When it comes to confronting angry, irate, or non-compliant individuals, consider these effective de-escalation techniques for a peaceful resolution.
Working with people can be difficult. This is especially true if you’re a security guard. In a survey of job satisfaction and difficulty, a security guard ranked 134 out of 200.
Police officers and corrections officers ranked even lower, as did enlisted military personnel. While working with people might be hard, working with dangerous people is even worse.
The upside to this is that security guards, police officers, and the like can do something about it. There are plenty of great de-escalation techniques that can keep tensions from boiling over and people from getting hurt.
We’ll talk about some of these techniques in the paragraphs below.
Sometimes, people’s biggest complaint is that they don’t feel listened to. Most of us have a complaint like this at some point in our lives. We have days when we want to scream, but we feel so much better after screaming.
Some people get more agitated than others, but not everyone becomes violent. Some people just want to be heard, even if it happens under less-than-ideal circumstances.
Under no circumstances should you try to get involved in the issue. Don’t pretend to pay attention, or tell the person that they’re wrong. Stay calm and have people talk one at a time.
2. Find out the Person’s Name and Use it
While it may not seem like much, learning a person’s name can help you connect to that person, which can make it easier to avoid further escalation and violence.
Our names are important. It’s been the signal we’ve answered for years, so our attention is drawn to someone who uses it. It means that someone knows us.
The use of a person’s name, combined with undivided attention and a calm, respectful tone of voice, lets them know that the person they’re talking to likes them and means them no harm.
Think about how you talk to people and how first impressions are formed. Those who are nice to us are the ones we’re more likely to be friends with. It’s human nature to associate with people we like and who seem to like us.
3. Get Permission Before Taking Notes
It may seem like standard procedure, but one way to distinguish security services from each other is to understand their level of training.
Approximately 20% of people in jail and 15% of those in prison are mentally ill. Police deal with the mentally ill every day, and some of them suffer from delusions of grandeur.
They may not trust authority and might become uneasy when an officer starts writing things down. To keep everyone calm, it’s best to ask permission before writing things down, even if the suspect shows no signs of mental illness.
4. Ask For Clarification
Asking the person to clarify the situation before you arrive helps to reinforce the fact that you’re listening to them.
Not only that but explaining a situation forces us to confront our ideas and actions. In some instances, this will cause the person to reconsider their stance and decide the conflict isn’t worth it.
5. Involve Them in the Solution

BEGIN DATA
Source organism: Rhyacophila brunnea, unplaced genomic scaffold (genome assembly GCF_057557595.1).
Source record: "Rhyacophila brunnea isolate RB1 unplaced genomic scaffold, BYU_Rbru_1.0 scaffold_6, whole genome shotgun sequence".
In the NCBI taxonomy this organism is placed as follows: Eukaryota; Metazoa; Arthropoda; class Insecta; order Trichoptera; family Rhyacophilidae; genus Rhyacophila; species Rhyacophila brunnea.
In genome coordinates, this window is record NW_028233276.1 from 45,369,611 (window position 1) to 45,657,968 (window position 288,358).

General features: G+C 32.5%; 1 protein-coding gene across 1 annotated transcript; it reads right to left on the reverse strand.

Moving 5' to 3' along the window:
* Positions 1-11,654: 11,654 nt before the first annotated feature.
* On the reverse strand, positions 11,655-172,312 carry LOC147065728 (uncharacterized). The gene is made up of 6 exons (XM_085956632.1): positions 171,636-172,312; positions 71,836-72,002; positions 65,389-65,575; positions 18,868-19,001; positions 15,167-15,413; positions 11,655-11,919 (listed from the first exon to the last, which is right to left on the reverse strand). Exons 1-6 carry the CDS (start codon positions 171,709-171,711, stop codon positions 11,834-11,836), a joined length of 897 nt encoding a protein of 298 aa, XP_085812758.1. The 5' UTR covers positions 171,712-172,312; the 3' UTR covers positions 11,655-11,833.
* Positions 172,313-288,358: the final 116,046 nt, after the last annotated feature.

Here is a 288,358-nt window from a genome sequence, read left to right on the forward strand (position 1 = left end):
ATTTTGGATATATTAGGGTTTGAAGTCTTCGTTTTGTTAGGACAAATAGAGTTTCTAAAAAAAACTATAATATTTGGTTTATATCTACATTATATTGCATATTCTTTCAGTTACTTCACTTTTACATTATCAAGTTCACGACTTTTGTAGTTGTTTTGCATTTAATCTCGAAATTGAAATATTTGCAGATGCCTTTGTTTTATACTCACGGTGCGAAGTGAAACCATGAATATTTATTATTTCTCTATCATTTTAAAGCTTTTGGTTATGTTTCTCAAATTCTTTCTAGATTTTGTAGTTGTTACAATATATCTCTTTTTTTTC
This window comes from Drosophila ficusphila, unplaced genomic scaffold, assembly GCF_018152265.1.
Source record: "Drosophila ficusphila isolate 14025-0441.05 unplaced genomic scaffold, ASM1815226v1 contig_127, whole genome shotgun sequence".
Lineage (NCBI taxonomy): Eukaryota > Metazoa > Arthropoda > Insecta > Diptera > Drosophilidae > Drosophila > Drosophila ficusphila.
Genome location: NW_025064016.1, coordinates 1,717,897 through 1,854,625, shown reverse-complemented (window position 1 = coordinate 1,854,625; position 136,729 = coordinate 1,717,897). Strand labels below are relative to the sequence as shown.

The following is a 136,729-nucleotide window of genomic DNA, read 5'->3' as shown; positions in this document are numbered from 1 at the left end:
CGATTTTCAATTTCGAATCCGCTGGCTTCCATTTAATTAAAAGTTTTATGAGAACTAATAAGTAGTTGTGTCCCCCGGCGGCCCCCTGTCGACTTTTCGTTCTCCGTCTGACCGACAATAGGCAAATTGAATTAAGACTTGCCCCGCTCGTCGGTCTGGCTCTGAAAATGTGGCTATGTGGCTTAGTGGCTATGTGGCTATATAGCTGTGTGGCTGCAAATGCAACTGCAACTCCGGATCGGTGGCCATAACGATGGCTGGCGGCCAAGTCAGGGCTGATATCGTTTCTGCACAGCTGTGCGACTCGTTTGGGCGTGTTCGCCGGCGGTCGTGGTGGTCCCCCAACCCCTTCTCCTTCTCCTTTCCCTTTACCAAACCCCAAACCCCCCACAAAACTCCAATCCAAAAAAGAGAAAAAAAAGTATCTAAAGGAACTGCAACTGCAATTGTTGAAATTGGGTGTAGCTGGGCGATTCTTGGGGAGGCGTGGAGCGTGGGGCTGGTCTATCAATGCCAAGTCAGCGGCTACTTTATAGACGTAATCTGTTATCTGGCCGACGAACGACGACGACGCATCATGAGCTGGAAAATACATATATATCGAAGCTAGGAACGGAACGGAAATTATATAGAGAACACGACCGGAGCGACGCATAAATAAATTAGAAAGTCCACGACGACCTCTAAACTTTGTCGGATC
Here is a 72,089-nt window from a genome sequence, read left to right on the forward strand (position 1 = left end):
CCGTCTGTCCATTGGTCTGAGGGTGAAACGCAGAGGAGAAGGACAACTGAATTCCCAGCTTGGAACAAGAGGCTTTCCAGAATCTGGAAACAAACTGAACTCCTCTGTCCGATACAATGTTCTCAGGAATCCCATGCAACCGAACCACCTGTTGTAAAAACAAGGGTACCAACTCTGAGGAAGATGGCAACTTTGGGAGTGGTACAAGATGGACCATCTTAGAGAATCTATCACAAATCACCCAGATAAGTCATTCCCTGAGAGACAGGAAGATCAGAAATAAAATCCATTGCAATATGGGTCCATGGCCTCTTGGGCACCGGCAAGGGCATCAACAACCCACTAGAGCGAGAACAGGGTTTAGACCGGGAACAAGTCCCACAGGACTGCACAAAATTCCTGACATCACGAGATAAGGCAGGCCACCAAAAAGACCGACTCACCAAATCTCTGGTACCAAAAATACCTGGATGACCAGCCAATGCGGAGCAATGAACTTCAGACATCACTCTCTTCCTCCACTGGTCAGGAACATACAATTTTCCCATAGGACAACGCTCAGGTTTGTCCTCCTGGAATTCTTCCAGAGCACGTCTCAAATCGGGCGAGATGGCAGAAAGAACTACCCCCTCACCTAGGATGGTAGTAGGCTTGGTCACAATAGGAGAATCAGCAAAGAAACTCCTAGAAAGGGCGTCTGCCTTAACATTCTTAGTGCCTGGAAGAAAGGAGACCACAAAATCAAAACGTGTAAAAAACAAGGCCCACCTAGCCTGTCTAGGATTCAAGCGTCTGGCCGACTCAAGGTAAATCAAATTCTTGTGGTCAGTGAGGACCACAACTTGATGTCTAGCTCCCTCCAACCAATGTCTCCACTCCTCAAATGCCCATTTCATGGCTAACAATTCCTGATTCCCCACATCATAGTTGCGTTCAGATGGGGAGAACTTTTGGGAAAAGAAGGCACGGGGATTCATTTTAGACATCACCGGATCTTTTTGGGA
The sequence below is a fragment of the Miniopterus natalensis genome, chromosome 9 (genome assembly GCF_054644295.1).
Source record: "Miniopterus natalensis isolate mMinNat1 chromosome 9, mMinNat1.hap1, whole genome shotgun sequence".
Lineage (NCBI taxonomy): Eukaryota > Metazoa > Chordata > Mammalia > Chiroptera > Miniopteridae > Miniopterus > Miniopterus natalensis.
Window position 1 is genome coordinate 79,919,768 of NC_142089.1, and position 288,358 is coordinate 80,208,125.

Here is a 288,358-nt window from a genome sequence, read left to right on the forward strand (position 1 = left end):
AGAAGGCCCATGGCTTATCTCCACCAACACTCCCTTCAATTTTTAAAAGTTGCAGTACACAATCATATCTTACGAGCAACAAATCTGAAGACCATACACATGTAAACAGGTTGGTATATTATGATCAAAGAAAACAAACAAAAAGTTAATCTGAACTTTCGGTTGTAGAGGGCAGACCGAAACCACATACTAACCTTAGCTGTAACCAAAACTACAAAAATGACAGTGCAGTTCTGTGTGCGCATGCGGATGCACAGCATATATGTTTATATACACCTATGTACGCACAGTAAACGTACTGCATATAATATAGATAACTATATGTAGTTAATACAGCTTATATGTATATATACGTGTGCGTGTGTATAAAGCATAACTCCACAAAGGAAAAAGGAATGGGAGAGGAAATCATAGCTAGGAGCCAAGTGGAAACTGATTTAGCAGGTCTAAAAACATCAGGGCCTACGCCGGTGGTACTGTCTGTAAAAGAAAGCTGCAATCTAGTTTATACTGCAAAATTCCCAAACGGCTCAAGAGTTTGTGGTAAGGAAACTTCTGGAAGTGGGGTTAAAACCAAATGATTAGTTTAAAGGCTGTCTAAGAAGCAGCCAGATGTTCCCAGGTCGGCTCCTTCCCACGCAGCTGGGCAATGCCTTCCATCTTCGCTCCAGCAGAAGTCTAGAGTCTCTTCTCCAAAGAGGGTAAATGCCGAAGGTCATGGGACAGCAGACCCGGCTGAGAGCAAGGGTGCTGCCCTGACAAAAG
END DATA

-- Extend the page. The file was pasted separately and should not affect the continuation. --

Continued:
Once you have their attention and are certain you understand the situation, it may be best to talk about solutions. Since it’s the aggravated person’s problem, they should be included in the talk of solutions.
This demonstrates even further that they are being listened to and respected. Not only that but discussing solutions is a great way to resolve the situation non-violently.
You may also try giving them the choice between a few solutions. This involves them in the solution while allowing the officer/s to keep control of the situation. Choices can be used earlier on as well, especially if the person in question appears uncooperative.
Try to make sure that the person is aware of the consequences of their actions. Do your best to communicate this in a non-threatening, matter-of-fact way so that they don’t become more agitated.
6. Ask Sequence Questions
Sequence questions are a way to get the person’s mind off the subject at hand. Talking and answering questions about something else may cause them to calm down.
The trick to this technique is to not be obvious. Begin by asking questions that someone in law enforcement would ask. For instance, ask if they live around here. Then ask if they can point out their house.
After that, you may be able to get them talking about the house and distract them from the situation.
7. Always Be Prepared
Unfortunately, not everybody is interested in talking it out. They’ve already decided on violence and nobody can convince them otherwise.
For this reason, an officer has to be prepared to defend themselves and others if necessary. De-escalation techniques can stop a lot of situations from becoming violent, but they don’t always work.
At the end of the day, the world isn’t perfect, and you may find that your best option is to subdue the person and make an arrest.
De-escalation Techniques and How to Use Them
De-escalation techniques are a tool used by cops to keep a situation from becoming violent. Different types of officers across many different fields are taught some of these techniques, though some receive more training than others.
Just because they were invented by and for law enforcement doesn’t mean a citizen can’t benefit from knowing them. They may help you stay safe in the future.
If you’re interested in learning more about de-escalation techniques and how they work, we encourage you to do more research on your own.
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